How Christmas was celebrated in Saffron Walden and how the Victorians changed the holiday
- Credit: Archant
The Victorians put the colour into Christmas and, the turkey, cards and crackers were made possible by their other inventions. As Audley End invites us to enjoy a Victorian Christmas over the next two weekends, ANGELA SINGER looks at how we got from parlour games to iPads.
Christmas at the start of Queen Victoria’s reign was green and simple. By the end, it was red and sparkling.
In 1837 when Victoria came to the throne, the day was just another working day for most working people. If servants had a Christmas dinner it would have been at New Year. We see in Dickens’s A Christmas Carol that the butcher’s shop is open on Christmas Day. Servants at Audley End had their special dinner on Boxing Day.
At the beginning of the reign, there were no cards or crackers. The gifts would have been small, the decorations were ivy and mistletoe brought into the house and the table’s centrepiece was a pie.
The first Christmas card was made in 1843. It was the idea of Sir Henry Cole, an early director of the Victoria and Albert Museum, who worked with Prince Albert on The Great Exhibition of 1851. It was a time when Britain was immensely proud of itself.
The story goes that Sir Henry didn’t have time one year to write the letters people usually sent to each other at Christmas.
He asked the illustrator John Callcott Horsley to design a card. It showed people eating and drinking and having a good time and there was some criticism because there was nothing religious about it.
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Children started making their own cards, especially after the royal youngsters did. In the 1850s and 1860s only a few commercial Christmas cards were sent but in 1870, the post office said cards in an unsealed envelope could be sent for a halfpenny stamp, the same price as a postcard. This, with a railway network to every town in Britain and the cheaper cost of paper brought mass production. By 1880, 11 million cards were printed.
The Christmas cracker began as a wrapping for sweets. Tom Smith, a confectioner in London’s Clerkenwell, liked the idea of the French bon bon, wrapped in a twist of paper. First he started placing mottos in the wrapping. Then, inspired by seeing a log crackle on a fire he began experimenting with chemicals that would cause a pop when the sweet was opened.
As Dr Andrew Hann, who leads the team of historians for English Heritage, said, technology changed everything.
“At the start of the reign, turkeys would have been very expensive. They had to be walked to market by which time, they would have lost weight and had to be fattened again. Once they could be transported by train they started to replace the traditional goose.”
The Christmas pie would be made of four birds – duck, chicken, partridge and pigeon – all boned and placed one inside the other then topped with bacon so when the pie was sliced everyone got a piece of each. The pie crust would be elaborately decorated with delicate pastry leaves to the level of a work of art.
Records from Audley End for Christmas in 1855 show 88 people, including guests and servants, were fed with 103lbs of beef, 37lbs of mutton, 10lbs of pork, one fowl and one turkey. In 1868, the list included hares, rabbits, pheasant, partridges and woodcocks.
Although the decorating of Christmas trees was actually introduced by Queen Charlotte, the German wife of George III, Albert enthusiastically continued the custom.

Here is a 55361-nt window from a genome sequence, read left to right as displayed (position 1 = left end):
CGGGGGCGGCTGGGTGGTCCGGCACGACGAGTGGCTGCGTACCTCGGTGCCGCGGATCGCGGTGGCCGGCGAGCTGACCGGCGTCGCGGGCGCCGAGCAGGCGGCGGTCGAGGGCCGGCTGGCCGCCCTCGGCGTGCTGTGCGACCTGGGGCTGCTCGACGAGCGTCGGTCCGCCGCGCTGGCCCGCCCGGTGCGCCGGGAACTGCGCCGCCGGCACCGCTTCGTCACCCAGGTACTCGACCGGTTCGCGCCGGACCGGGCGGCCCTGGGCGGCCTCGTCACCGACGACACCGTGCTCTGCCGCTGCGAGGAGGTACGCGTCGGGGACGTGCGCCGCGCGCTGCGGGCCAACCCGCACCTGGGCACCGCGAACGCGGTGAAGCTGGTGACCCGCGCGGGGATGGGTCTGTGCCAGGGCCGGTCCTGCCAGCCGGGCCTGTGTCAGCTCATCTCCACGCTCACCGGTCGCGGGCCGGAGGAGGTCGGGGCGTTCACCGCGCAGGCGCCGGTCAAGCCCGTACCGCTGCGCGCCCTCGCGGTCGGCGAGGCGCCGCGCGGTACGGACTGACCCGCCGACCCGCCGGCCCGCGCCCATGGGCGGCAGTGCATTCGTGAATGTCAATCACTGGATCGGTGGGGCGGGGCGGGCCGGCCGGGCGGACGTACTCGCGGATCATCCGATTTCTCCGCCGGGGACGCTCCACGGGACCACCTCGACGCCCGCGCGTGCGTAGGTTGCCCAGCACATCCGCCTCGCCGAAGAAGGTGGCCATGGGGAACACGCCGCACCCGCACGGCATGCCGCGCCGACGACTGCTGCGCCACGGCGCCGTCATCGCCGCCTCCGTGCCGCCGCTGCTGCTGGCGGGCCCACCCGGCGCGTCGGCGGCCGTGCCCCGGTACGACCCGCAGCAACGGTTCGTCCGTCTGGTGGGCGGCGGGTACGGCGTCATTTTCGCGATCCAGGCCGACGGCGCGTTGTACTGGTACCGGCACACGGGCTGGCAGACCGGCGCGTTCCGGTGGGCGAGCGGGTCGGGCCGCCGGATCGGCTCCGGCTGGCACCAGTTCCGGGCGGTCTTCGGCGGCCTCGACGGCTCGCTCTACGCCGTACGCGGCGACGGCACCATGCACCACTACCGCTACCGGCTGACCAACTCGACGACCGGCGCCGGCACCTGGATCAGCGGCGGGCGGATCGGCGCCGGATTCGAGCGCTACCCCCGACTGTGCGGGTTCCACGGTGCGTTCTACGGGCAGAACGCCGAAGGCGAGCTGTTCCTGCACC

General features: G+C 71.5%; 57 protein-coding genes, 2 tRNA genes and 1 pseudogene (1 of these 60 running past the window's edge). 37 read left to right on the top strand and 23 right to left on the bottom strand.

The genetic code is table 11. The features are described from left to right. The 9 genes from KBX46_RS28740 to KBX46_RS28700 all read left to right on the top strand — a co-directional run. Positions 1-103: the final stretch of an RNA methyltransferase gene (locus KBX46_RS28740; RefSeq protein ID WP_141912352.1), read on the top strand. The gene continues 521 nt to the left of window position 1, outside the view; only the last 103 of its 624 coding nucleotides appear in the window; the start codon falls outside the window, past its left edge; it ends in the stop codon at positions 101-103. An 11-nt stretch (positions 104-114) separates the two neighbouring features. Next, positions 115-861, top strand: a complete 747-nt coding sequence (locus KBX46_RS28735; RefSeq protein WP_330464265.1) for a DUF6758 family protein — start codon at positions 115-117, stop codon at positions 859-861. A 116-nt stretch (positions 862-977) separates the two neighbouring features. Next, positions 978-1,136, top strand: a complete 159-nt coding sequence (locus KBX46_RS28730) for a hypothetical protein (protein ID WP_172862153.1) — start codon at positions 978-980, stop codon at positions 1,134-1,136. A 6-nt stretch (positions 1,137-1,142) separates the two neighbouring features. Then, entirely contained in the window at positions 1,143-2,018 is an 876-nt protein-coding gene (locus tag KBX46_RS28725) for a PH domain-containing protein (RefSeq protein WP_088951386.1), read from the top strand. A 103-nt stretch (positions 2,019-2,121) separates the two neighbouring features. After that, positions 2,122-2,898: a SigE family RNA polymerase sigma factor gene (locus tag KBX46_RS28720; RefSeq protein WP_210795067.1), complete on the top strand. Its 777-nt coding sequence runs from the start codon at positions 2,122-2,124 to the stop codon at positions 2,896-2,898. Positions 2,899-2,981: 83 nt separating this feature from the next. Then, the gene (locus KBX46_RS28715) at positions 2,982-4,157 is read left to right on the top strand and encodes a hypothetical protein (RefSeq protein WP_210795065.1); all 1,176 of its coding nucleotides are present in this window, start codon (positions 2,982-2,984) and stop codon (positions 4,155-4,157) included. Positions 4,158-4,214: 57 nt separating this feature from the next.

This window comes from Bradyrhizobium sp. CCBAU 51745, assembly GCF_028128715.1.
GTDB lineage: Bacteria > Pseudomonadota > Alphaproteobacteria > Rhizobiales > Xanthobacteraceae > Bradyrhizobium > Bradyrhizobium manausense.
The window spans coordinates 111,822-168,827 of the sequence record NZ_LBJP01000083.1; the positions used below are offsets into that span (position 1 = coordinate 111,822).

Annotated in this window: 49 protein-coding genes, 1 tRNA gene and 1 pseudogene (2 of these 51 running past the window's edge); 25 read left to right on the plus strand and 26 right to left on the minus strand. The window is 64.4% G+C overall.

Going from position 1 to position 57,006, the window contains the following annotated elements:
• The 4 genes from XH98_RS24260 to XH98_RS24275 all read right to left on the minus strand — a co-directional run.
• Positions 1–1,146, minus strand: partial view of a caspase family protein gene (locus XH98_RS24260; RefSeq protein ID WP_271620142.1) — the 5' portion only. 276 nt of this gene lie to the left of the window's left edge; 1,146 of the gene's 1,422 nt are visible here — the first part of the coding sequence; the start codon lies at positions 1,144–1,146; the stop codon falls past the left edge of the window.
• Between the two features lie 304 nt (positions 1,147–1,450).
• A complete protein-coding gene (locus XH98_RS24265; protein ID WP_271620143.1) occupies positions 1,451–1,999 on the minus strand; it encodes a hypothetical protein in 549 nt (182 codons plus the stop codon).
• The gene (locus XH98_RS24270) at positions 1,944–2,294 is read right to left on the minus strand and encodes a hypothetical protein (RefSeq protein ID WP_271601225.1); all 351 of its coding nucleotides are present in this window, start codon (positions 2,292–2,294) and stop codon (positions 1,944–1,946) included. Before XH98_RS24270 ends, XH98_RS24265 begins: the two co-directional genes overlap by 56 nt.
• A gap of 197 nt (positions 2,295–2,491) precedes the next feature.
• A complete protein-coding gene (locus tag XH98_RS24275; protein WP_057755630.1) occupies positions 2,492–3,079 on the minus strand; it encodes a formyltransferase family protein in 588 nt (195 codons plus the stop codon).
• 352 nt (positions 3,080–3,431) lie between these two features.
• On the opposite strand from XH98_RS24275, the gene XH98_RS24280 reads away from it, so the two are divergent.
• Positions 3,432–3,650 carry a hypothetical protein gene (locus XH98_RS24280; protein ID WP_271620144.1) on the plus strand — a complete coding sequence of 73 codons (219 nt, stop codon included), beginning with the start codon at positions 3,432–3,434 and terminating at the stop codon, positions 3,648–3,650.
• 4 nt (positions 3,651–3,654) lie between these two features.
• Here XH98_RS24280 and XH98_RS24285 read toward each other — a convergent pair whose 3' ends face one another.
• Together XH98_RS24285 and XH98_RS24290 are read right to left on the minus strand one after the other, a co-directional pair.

In 1848, the Illustrated London News published a drawing of the royal family around a festive tree. Dr Hann said: “It wasn’t that the royals invented the new ideas, it was that they took them up and set a trend and people wanted to follow what the royal family did.”
He added: “Gifts would have been small, usually nuts and fruits. Children would make gifts to hang on the tree for their parents. The tree would have been decorated with sweets and candles. Later the gifts became too heavy for the tree and were put in stockings in front of it.
“Toys weren’t particularly associated with Christmas. Children might have received hoops and clothes.”
Right up until the 1960s, it was traditional to decorate the tree on Christmas Eve. Again technology changed a tradition, the development of pines which do not shed their needles has meant they are bought increasingly earlier.
The Victorians liked games, especially after dinner. In his diary, Joseph Romilly, a fellow of Trinity and a visitor to Audley End in the 1830s, wrote: “It was very entertaining”. He said the family liked telling riddles – “I am a creature red and without a head, what am I?”– playing charades, guessing the meaning of words and exchanging jokes.
They also played Nine Men’s Morris with the children, chess, card games and games with marbles on circular boards.
Dr Hann said: “They played battledore and shuttlecock in the hall. We found an old shuttlecock in the woodwork.” As for who turned Father Christmas red. That remains a matter of debate. The modern myth has it that he wore green until Coca Cola began an advertising campaign in the 1930s which for 30 years dressed Santa in Coke’s crimson colours. However, other sources point out that canonical vestments are red. Santa will be at Audley End as part of their Victorian Christmas on Saturday and Sunday, November 28-29, and December 5-6 so you can ask him. Victorian family cook Avis Crocombe and the gamekeeper will be in the kitchen organising the Christmas dinner so you can ask them too when the turkey took over from the goose. On Tuesday, December 8, the choir of Christ’s College, Cambridge, will sing in the Great Hall. Visitors can book in for Christmas dinner in the servant’s hall tearoom before the concert.
For the first time this year, the gardens, stables and service wing at Audley End will be open December 27-31. Visit www.english-heritage.org.uk/audley or call 01799 522842.